The Week in Review, From the Nursery: Noy Holland, Rudy Wilson & the De-Lish Gothic-Tropic of Hell's Gate

Places to hang yourself in Nairobi, whilst trying to be somewhat on the grid doing it

I'm writing this from The Nursery. The next sentence I write might be from somewhere else. The Nursery is my name for it though in reality it's something different, The River Cafe I think. You can google it yourself and it probably won't come up. It's not a known hangout in the scheme of things. It's more of a hideout. That's why I like it. That, and as the name would suggest, there are organized grids of potted plants, a pond with ducks and birds and other strange looking creatures, coffee or drinks with umbrellas in them and high-speed internet—all in a humid environment ripe with decay and rebirth. And they're playing Fela Kuti. What more could you want in life, besides corn tortillas and a good book? And as I'm writing this, a black cat jumped on my lap.

Black Nursery Cat

She's a bit mangy and has fleas, but she gets away with it. Here are some other shots from around The Nursery to give you the idea.

the nursery




pond at nursery

Now that I've told you, it's no longer a hideout. In concept, it is my favorite place to hang, though practically speaking, The Ship is a better hangout and I spend more time there. The Ship is what I call the UN Gym. They've got the best internet access in Nairobi. The strange thing is it thinks you are in Italy when you search the internet there—all the results come back in Italian, from google.it. Elsewhere here, you get google.co.ke. I call it The Ship because, well, it looks like a cruise ship. I googled it to see if I could find a demonstrative picture, and Jess's site comes up, small world. Though you can't really tell it's ship-like nature from that shot. Here's what it looks like from within the ship (where I'm writing from right now, at the risk of messing with the linear narrative):

view from UN Ship

I also hang myself just up the road at the World Agroforesty Centre, where Jess works, or at least sits. For a while I had a flying-termite-infested office (I'm supposed to be making a website for them), but now I just work from wherever. They have flocks of monkeys that make you feel like you're in the Wizard of Oz, but the internet usually sucks there. They have a great lunch place though, and this funny cat that looks like Garfield, except he's gray not orange. Occasionally I'll hang out at Java House, but their coffee is expensive and it's too much the ex-pat scene, too much like the Starbucks of Nairobi (thankfully of which there are none). A lot of people (ex-pats) hang out at The Village Market, but I avoid that place like the plague. It's the kind of place you'd see on the news after a suicide bomber blew it up, along with 26 Americans.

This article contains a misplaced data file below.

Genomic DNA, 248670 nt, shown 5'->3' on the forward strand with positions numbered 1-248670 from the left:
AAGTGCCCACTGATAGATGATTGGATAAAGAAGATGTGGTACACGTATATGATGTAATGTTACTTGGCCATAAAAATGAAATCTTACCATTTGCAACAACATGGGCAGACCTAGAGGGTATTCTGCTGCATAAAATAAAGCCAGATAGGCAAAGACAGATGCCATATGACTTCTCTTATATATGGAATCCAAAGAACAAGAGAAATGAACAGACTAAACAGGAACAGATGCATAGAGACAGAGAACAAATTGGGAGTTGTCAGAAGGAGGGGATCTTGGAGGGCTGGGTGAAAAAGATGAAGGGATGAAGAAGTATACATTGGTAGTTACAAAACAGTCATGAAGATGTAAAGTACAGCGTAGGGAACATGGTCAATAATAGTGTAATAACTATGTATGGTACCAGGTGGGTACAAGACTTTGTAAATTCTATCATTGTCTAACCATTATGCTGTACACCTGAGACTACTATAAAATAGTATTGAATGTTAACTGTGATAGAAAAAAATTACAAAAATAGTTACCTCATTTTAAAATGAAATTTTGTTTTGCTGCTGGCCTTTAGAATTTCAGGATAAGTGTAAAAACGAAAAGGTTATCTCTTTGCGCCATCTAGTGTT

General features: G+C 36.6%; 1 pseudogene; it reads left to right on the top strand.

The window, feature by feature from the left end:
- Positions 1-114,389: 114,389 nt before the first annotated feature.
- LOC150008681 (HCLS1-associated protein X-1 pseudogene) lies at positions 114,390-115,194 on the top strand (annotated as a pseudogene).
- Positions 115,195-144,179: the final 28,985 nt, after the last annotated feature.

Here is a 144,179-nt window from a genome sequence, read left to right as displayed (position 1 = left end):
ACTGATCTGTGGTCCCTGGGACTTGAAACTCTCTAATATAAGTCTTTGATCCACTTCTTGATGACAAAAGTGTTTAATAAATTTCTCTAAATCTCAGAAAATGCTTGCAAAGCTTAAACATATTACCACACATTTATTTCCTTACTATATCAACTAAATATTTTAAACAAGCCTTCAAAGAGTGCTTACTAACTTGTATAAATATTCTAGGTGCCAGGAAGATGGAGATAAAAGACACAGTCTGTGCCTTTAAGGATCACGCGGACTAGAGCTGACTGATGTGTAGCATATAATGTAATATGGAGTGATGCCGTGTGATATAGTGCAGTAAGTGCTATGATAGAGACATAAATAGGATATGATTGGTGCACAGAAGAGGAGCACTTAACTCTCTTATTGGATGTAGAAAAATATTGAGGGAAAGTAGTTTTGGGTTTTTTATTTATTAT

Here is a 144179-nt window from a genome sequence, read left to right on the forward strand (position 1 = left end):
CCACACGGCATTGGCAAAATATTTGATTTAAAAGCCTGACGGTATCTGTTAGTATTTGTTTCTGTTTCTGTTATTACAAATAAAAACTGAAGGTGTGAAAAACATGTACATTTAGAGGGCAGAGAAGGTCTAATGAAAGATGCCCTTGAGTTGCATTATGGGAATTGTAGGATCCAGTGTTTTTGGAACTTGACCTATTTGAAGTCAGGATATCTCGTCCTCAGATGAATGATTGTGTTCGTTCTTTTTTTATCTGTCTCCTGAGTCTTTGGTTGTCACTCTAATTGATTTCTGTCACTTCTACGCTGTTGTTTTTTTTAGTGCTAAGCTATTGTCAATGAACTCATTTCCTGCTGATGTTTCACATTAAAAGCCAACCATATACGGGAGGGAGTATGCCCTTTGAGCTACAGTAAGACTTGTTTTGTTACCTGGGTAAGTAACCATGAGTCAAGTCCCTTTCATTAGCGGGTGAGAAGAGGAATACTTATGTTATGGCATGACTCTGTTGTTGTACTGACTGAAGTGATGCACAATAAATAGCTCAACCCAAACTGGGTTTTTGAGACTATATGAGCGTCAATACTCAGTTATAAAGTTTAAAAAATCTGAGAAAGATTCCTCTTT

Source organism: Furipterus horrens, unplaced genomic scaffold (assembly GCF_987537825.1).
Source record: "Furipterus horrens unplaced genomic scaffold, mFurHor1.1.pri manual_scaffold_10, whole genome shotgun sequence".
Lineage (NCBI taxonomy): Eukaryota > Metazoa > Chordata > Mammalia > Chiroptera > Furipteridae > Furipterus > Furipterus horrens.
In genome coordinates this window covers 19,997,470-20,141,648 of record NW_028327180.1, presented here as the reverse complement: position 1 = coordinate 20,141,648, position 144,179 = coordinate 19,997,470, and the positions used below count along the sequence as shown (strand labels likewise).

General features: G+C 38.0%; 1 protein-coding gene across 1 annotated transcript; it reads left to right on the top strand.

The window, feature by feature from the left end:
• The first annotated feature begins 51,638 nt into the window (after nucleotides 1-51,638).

Now you know where to find me.

The one thing common to all hangouts in Nairobi are stretched canvas roofs. It's like being in a fucking circus. This would be the perfect HQ for Tarpaulin Sky.

roof of the nursery

tarpaulin sky at nursery

Speaking of which, Christian Peet has this woodshed video blog I came across the other day (actually Selah Saterstrom brought it to my attention). Not that I can really stream videos here, but I at least saw him chopping wood at the beginning, the sight of which was about as foreign a sight as I can imagine. Though I had to break apart a monstrous branch yesterday that landed on our roof (not tarpaulin, but tin). And I'm growing my beard out to rival his. I'd show a picture of it, but that would defeat the purpose. I'm supposed to be in cognito or something. (And now, to further disrupt the linear narrative, I shaved it off last night, after getting drunk with some Belgians jaded by too much time spent in the Congo, off Belgian ales (Maredsous 8, Leffe and of course Chimay) made by celibate monks.)

At times I hang myself out to dry at home, but that gets depressing. We live in a quagmire of trees and don't get any morning sun. I pointed out to Jess once that our rafters (that you might recognize in the video from the last post) would be perfect to hang yourself from, and she said that she already thought of that. Not that she would hang herself, but more like it was her idea first. As we pine away to The Smiths and Echo and the Bunnymen. But now that I have The Chief's Chair, things are different on the homefront. Last week Jess brought me back this wicked chair from Malawi that is the most righteous chair for reading you'll ever find. This is my throne of power, where I'll be reading from.

Malawian Chief's Chair


Rudy Wilson's Red Truck

Last weekend, before I was throned with The Chief's Chair, I read The Red Truck by Rudy Wilson. I think I read it mostly in our hammock. Hammocks are not great for reading. Sometimes I read on our landlord's trampoline, which is a good place to read. In both positions, you are suspended supine, but in a hammock there is an arc to it that suggests sleep or decadent slothliness. I've had The Red Truck in my possession for a while, I just haven't gotten around to reading it til now. A year or two ago, brother Markus sent me a manuscript by Rudy Wilson, that's how I got around to getting The Red Truck. The manuscript was solid, but it's about creepy incest with younger siblings and other places I'd rather not go, at least not as a publisher. It's still unpublished, as far as I know, someone should publish it, it just wasn't for me. It made me want to read his other book though, The Red Truck, which was published back in the 80s by Knopf, one from the Lish line. Speaking of, I just found this letter to the NY Times that Rudy Wilson wrote to them about Lish's editorial practices. Said Lish (after chopping The Red Truck from 440 to 178 pages): "I wish I could put my name to it." Thought Wilson, "you may as well." Even though not one word in the book is Lish's, it's like he's an artisan butcher that can take a beastly carcass and sculpt away the fat and bones to leave only the finest cut, with his signature in it. If The Red Truck was 440 pages, I probably wouldn't have finished it. People criticize Lish, but on the other hand, that takes major cajones. Cajones that I'd never have. Though now that I have The Chief's Chair, maybe I'll grow some goat gonads.